A former Democratic Illinois state lawmaker from Chicago pleaded guilty Wednesday to a federal wire fraud charge in connection with a 2019 bribery scheme aimed at advancing gambling legislation in Springfield.
Ex-state Rep. Luis Arroyo, a Democrat who represented Chicago’s West and Northwest sides in the Illinois House for 13 years, admitted to offering a bribe to an unnamed state senator to help advance a bill benefiting the sweepstakes industry.
That senator, WBEZ and other media outlets have confirmed, was Terry Link, a Vernon Hills Democrat who left the Senate last year and later pleaded guilty to a federal tax charge.
Arroyo, once a member of Democratic House Speaker Michael Madigan’s leadership team, was handed expanded charges in October 2020 with offering monthly payments of $2,500 to Link, who was cooperating with federal agents. Madigan was not implicated in the scheme.
As a result of his plea, Arroyo now faces up to 20 years in federal prison and a fine of up to $250,000. Sentencing is scheduled for Feb. 18.
Arroyo was named in an eight-count federal superseding indictment along with James Weiss, a former lobbyist and the son-in-law of former Cook County Democratic Assessor Joe Berrios and husband of Berrios’ daughter, former state Rep. Toni Berrios, D-Chicago. Arroyo wound up pleading guilty to one count in the indictment.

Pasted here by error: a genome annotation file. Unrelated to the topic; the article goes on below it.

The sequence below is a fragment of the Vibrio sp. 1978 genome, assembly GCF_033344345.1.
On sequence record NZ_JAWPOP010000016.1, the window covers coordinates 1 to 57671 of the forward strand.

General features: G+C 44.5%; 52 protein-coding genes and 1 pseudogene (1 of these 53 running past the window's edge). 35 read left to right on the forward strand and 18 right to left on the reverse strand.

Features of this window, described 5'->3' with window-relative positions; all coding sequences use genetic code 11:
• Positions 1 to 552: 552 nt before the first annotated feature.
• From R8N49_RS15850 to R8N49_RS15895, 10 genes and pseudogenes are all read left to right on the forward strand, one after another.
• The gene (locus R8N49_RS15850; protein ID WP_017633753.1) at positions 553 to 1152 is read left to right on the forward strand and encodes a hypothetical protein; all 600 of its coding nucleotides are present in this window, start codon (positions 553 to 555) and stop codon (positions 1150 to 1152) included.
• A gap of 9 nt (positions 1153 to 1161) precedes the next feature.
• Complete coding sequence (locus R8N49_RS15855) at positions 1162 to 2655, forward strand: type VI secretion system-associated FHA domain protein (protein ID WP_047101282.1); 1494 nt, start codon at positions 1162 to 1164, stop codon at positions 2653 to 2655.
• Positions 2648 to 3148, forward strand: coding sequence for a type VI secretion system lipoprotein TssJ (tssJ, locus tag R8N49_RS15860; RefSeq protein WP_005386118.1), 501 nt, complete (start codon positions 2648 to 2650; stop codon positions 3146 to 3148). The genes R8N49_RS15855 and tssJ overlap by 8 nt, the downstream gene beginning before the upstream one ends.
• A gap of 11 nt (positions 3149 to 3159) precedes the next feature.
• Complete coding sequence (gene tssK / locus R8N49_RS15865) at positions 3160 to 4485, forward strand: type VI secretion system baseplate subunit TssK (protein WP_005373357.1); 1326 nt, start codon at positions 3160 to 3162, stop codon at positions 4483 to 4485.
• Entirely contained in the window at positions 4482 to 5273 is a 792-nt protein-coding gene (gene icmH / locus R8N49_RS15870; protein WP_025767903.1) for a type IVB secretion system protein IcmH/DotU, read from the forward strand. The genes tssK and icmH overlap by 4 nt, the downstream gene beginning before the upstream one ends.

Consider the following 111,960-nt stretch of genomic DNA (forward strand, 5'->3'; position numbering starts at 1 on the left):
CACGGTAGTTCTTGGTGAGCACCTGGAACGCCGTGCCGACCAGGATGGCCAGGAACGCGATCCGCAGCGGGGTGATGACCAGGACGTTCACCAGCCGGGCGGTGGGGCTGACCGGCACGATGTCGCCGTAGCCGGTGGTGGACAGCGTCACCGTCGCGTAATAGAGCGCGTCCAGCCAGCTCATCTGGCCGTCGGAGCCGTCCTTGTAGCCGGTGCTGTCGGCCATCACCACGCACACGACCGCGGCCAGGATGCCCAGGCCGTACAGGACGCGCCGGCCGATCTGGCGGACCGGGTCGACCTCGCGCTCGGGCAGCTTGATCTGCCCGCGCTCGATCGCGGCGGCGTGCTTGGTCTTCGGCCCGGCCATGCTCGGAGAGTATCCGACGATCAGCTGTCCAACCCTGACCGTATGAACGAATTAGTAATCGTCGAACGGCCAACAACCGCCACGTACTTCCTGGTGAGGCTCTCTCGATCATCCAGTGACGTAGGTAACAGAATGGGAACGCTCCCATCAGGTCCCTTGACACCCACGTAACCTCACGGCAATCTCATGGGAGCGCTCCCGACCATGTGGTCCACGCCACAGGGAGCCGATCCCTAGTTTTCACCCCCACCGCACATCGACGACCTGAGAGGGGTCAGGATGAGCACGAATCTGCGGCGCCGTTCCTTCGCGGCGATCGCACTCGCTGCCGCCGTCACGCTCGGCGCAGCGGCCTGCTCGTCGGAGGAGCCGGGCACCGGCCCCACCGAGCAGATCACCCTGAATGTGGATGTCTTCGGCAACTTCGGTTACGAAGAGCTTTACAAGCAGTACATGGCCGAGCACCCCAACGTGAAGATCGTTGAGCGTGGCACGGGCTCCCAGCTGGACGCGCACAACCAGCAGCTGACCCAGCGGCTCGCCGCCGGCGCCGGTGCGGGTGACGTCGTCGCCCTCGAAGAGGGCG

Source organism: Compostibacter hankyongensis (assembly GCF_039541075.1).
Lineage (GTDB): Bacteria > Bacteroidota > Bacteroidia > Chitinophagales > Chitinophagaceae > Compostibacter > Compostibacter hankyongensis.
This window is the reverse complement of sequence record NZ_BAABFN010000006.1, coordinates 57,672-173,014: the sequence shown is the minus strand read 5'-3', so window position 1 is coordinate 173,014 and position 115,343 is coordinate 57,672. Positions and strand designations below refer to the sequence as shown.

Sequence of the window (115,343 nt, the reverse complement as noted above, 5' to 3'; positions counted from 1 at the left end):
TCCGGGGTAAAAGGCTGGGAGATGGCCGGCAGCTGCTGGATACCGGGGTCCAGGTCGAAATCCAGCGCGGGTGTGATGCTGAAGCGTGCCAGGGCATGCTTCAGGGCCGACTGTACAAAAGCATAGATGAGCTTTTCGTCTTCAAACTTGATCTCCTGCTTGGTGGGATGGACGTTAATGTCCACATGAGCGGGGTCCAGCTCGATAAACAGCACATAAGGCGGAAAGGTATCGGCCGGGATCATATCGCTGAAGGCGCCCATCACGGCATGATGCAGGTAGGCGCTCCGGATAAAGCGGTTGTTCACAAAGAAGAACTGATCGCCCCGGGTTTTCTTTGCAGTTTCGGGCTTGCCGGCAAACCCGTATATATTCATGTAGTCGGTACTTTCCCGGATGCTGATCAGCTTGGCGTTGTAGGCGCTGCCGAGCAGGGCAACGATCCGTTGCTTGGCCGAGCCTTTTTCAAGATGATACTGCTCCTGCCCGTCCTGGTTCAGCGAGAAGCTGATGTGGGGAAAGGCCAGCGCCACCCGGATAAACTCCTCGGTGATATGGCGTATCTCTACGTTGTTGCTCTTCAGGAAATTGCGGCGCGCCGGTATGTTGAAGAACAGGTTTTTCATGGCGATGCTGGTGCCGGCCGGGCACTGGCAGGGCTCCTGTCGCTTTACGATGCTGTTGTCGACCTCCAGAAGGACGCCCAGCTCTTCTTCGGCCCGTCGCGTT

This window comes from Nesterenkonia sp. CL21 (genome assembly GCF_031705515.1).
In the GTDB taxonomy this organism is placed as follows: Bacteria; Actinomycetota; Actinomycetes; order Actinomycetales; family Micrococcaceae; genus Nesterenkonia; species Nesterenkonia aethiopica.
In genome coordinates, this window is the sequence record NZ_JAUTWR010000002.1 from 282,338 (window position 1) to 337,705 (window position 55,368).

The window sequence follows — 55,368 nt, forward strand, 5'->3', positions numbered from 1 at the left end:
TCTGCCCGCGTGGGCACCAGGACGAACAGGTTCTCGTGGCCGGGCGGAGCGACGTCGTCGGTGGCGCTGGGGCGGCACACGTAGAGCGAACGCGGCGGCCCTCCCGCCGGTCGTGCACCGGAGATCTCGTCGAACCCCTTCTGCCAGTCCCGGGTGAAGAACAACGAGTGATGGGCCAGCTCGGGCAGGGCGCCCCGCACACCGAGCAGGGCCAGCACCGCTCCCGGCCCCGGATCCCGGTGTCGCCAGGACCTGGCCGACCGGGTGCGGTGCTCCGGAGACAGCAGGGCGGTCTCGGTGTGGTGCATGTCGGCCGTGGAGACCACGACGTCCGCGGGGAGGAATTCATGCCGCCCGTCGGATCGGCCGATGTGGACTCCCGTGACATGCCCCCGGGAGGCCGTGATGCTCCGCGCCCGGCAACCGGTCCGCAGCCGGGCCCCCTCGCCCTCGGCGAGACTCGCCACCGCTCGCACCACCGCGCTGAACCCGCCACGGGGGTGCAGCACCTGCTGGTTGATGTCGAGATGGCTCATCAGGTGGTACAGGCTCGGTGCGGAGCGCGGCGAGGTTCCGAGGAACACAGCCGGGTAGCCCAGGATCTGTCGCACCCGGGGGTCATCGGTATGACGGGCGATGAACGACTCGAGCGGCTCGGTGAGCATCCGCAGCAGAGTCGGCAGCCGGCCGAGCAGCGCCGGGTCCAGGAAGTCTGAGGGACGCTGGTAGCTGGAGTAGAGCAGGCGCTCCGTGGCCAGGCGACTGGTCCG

“Are you, in fact, guilty of the crime charged in count one of the superseding indictment?” U.S. District Judge Steven Seeger asked Arroyo during a virtual hearing Wednesday.
“Yes, judge,” Arroyo answered.
While a member of the Illinois House, Arroyo had a side gig as a lobbyist for a company that operates “sweepstakes” machines, an unregulated industry that operates similarly to video gambling. Arroyo admitted Wednesday that he offered Link a bribe to induce him to push the legislation on behalf of one of Arroyo’s sweepstakes clients.
The exchange was captured in secret government recordings.
“What’s in it for me, though?” Link was recorded as saying when Arroyo laid out the scheme to him outside a Highland Park restaurant.
“If you put a price on it, I mean, if you want to get paid, you want somebody else to get a check monthly, a monthly stipend, we could put them on contract,” Arroyo replied, according to charging documents, “We could put you on a contract.”
Almost three weeks later, prosecutors say Arroyo wrote a $2,500 check made out to a name the cooperating senator gave him.
“This is the jackpot,” Arroyo said, according to the criminal complaint.
Dave McKinney covers Illinois politics and government for WBEZ. Follow him on Twitter @davemckinney.